This article explores spatial mobility as a form of African American resistance and self-determination. We argue for examining the everyday activism and “countermobility work” of ordinary people of color as they move in ways that subvert, negotiate, and survive white supremacy. These ideas are developed through a historical case study not typically identified with the black civil rights struggle, specifically the National Association for Stock Car Auto Racing (NASCAR) and the “hard driving” of Wendell Scott. The first and only African American driver to win at NASCAR’s top level, Scott raced throughout the segregated South and faced considerable discrimination in what was otherwise an all-white sport. We offer a critical (re)reading of Scott’s racing career as antiracism mobility work and focus on the bodily, social, and technological practices he employed to maintain and even enhance his mobility around tracks and to and from races. Scott did not represent his efforts in terms of civil rights activism, but it is important to contextualize black resistance outside the confines of formal protest to include the struggle for survivability and material reproduction. The work of racing and driving was part of Scott’s geographically situated political practice and important to the struggle to access and move about the sport of stock car track racing and hence the larger U.S. landscape of citizenship. Our discussion has implications for analyzing historic practices of resistance but also has currency for understanding how countermobility practices remain central to resisting continuing racial discrimination.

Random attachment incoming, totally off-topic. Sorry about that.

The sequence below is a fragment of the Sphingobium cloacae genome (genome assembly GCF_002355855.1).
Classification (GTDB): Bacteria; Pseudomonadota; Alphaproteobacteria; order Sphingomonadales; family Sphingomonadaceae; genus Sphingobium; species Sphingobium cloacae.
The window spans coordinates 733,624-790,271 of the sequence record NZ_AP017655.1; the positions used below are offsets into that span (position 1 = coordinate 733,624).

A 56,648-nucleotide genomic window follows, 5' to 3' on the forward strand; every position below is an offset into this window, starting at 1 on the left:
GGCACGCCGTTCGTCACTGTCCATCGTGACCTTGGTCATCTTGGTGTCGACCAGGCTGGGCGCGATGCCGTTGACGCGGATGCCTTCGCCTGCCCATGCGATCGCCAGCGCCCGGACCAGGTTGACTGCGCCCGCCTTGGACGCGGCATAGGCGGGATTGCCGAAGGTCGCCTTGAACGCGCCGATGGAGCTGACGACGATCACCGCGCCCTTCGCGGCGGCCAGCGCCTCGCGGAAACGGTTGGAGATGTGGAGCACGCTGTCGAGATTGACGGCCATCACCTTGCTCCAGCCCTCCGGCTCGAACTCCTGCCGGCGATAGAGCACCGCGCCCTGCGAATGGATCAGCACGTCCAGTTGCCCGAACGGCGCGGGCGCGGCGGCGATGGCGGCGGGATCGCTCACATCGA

All Science Journal Classification (ASJC) codes
- Geography, Planning and Development
- Earth-Surface Processes